Yanagihara (The People in the Trees, 2013) takes the still-bold leap of writing about characters who don’t share her background; in addition to being male, JB is African-American, Malcolm has a black father and white mother, Willem is white, and “Jude’s race was undetermined”—deserted at birth, he was raised in a monastery and had an unspeakably traumatic childhood that’s revealed slowly over the course of the book. Two of them are gay, one straight and one bisexual. There isn’t a single significant female character, and for a long novel, there isn’t much plot. There aren’t even many markers of what’s happening in the outside world; Jude moves to a loft in SoHo as a young man, but we don’t see the neighborhood change from gritty artists’ enclave to glitzy tourist destination. What we get instead is an intensely interior look at the friends’ psyches and relationships, and it’s utterly enthralling. The four men think about work and creativity and success and failure; they cook for each other, compete with each other and jostle for each other’s affection. JB bases his entire artistic career on painting portraits of his friends, while Malcolm takes care of them by designing their apartments and houses. When Jude, as an adult, is adopted by his favorite Harvard law professor, his friends join him for Thanksgiving in Cambridge every year. And when Willem becomes a movie star, they all bask in his glow. Eventually, the tone darkens and the story narrows to focus on Jude as the pain of his past cuts deep into his carefully constructed life.  

The phrase “tour de force” could have been invented for this audacious novel.

Pub Date: March 10, 2015

ISBN: 978-0-385-53925-8

Page Count: 720

Publisher: Doubleday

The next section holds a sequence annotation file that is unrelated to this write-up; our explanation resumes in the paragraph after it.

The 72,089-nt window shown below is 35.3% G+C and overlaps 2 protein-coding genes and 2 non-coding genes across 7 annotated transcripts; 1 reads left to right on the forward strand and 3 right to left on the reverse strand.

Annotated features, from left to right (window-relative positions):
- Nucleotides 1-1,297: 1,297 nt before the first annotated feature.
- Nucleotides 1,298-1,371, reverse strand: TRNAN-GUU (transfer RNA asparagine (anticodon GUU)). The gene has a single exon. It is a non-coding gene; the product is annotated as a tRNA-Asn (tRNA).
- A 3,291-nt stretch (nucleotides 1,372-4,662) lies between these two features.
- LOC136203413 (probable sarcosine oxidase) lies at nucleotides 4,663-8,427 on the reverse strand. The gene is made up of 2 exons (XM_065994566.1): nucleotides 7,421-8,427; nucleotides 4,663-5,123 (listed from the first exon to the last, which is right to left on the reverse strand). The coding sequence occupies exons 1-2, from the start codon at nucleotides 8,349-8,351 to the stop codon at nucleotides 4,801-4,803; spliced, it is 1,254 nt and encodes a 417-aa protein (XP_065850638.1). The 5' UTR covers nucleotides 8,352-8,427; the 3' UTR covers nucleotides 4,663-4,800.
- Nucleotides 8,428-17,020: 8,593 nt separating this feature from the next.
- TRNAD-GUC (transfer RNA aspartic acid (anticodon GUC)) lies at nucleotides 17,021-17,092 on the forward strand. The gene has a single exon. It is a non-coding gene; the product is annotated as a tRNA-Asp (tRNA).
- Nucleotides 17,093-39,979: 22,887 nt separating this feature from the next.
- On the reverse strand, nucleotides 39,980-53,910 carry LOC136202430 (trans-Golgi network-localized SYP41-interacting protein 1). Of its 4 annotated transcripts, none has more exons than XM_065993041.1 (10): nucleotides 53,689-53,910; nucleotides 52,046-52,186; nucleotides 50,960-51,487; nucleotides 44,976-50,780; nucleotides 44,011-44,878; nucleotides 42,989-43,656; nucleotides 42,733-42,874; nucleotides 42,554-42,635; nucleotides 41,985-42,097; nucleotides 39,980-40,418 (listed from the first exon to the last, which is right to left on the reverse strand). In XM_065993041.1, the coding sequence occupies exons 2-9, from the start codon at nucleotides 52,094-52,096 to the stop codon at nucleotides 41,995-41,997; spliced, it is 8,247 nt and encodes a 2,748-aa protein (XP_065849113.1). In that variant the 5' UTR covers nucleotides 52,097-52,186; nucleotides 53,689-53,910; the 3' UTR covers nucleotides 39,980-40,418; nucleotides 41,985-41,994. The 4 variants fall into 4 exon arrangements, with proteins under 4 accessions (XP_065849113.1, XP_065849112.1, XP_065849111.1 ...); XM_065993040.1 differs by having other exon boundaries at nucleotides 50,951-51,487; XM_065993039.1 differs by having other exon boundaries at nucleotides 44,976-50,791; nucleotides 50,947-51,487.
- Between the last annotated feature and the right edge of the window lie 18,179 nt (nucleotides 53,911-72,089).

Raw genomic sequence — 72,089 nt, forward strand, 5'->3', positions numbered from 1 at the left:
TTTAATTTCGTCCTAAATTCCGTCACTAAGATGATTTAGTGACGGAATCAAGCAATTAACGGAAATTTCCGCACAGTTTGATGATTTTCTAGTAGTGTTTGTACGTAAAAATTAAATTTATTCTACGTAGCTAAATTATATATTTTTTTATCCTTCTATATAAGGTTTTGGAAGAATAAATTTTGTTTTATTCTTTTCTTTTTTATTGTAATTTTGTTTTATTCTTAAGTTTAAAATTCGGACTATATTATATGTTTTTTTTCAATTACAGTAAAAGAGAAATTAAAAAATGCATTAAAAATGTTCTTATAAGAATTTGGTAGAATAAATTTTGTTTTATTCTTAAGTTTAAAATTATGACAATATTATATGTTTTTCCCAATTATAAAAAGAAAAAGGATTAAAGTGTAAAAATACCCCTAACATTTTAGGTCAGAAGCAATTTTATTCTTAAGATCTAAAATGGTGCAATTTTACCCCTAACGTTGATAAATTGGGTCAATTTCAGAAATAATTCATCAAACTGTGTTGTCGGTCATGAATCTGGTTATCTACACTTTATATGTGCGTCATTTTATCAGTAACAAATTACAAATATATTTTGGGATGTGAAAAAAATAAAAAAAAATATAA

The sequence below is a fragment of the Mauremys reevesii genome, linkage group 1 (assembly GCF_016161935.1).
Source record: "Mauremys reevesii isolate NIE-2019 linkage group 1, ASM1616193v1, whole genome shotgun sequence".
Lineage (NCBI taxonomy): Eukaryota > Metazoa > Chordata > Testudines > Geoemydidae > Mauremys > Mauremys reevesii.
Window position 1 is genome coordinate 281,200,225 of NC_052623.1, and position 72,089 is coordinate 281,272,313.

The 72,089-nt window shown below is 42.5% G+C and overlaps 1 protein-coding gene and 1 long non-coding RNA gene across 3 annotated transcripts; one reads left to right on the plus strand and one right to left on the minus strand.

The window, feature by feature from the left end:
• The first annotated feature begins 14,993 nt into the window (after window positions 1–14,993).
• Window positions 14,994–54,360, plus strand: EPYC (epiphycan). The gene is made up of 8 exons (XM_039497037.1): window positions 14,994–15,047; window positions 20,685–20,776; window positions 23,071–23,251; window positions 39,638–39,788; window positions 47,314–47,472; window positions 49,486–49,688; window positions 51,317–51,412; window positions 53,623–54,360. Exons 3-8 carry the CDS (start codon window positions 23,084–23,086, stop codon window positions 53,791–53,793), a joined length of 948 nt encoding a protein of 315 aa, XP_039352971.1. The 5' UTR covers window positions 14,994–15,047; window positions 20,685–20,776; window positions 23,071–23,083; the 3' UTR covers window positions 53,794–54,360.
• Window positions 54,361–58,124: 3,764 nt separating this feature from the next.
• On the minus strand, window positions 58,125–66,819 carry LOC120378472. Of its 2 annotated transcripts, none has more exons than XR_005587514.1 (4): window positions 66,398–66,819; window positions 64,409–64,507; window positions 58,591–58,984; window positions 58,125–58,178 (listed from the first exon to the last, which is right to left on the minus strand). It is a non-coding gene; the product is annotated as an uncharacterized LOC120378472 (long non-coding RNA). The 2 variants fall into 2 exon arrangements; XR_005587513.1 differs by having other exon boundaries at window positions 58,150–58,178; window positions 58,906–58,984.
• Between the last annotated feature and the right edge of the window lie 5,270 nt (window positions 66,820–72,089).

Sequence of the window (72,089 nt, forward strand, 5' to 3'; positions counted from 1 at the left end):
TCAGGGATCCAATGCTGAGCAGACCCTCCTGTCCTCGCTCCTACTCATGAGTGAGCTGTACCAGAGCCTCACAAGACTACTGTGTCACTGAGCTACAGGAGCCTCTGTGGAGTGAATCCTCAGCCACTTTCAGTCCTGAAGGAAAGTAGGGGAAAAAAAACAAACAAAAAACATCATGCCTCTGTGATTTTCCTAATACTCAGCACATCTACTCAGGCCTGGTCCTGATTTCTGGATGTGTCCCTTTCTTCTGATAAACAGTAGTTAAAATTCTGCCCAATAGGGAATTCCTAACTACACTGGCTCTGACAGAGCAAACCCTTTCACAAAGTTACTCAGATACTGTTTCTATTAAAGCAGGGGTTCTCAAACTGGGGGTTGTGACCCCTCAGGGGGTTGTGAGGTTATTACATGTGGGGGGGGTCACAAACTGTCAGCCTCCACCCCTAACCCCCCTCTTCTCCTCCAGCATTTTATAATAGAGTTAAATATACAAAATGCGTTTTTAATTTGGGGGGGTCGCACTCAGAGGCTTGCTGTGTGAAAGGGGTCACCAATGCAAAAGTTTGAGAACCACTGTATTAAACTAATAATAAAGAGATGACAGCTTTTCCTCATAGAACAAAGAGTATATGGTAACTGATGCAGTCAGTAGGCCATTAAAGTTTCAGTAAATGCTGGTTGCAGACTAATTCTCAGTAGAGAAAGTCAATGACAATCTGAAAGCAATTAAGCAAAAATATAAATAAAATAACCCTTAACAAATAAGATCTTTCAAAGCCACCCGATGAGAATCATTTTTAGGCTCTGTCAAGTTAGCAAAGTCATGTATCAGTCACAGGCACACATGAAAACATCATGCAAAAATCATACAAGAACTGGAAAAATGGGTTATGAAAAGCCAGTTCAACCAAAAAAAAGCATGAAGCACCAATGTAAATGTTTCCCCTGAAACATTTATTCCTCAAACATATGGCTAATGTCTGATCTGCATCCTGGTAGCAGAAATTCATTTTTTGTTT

Review Posted Online: Dec. 21, 2014

Kirkus Reviews Issue: Jan. 1, 2015

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THE RUMOR

Once again, Hilderbrand displays her gift for making us care most about her least likable characters.

Hilderbrand’s latest cautionary tale exposes the toxic—and hilarious—impact of gossip on even the most sophisticated of islands.

Eddie and Grace Pancik are known for their beautiful Nantucket home and grounds, financed with the profits from Eddie’s thriving real estate company (thriving before the crash of 2008, that is). Grace raises pedigreed hens and, with the help of hunky landscape architect Benton Coe, has achieved a lush paradise of fowl-friendly foliage. The Panciks’ teenage girls, Allegra and Hope, suffer invidious comparisons of their looks and sex appeal, although they're identical twins. The Panciks’ friends the Llewellyns (Madeline, a blocked novelist, and her airline-pilot husband, Trevor) invested $50,000, the lion’s share of Madeline’s last advance, in Eddie’s latest development. But Madeline, hard-pressed to come up with catalog copy, much less a new novel, is living in increasingly straightened circumstances, at least by Nantucket standards: she can only afford $2,000 per month on the apartment she rents in desperate hope that “a room of her own” will prime the creative pump. Construction on Eddie’s spec houses has stalled, thanks to the aforementioned crash. Grace, who has been nursing a crush on Benton for some time, gives in and a torrid affair ensues, which she ill-advisedly confides to Madeline after too many glasses of Screaming Eagle. With her agent and publisher dropping dire hints about clawing back her advance and Eddie “temporarily” unable to return the 50K, what’s a writer to do but to appropriate Grace’s adultery as fictional fodder? When Eddie is seen entering her apartment (to ask why she rented from a rival realtor), rumors spread about him and Madeline, and after the rival realtor sneaks a look at Madeline’s rough draft (which New York is hotly anticipating as “the Playboy Channel meets HGTV”), the island threatens to implode with prurient snark. No one is spared, not even Hilderbrand herself, “that other Nantucket novelist,” nor this magazine, “the notoriously cranky Kirkus.”

Once again, Hilderbrand displays her gift for making us care most about her least likable characters.

Pub Date: June 16, 2015

ISBN: 978-0-316-33452-5

Page Count: 384

Publisher: Little, Brown

Review Posted Online: May 20, 2015

Kirkus Reviews Issue: June 1, 2015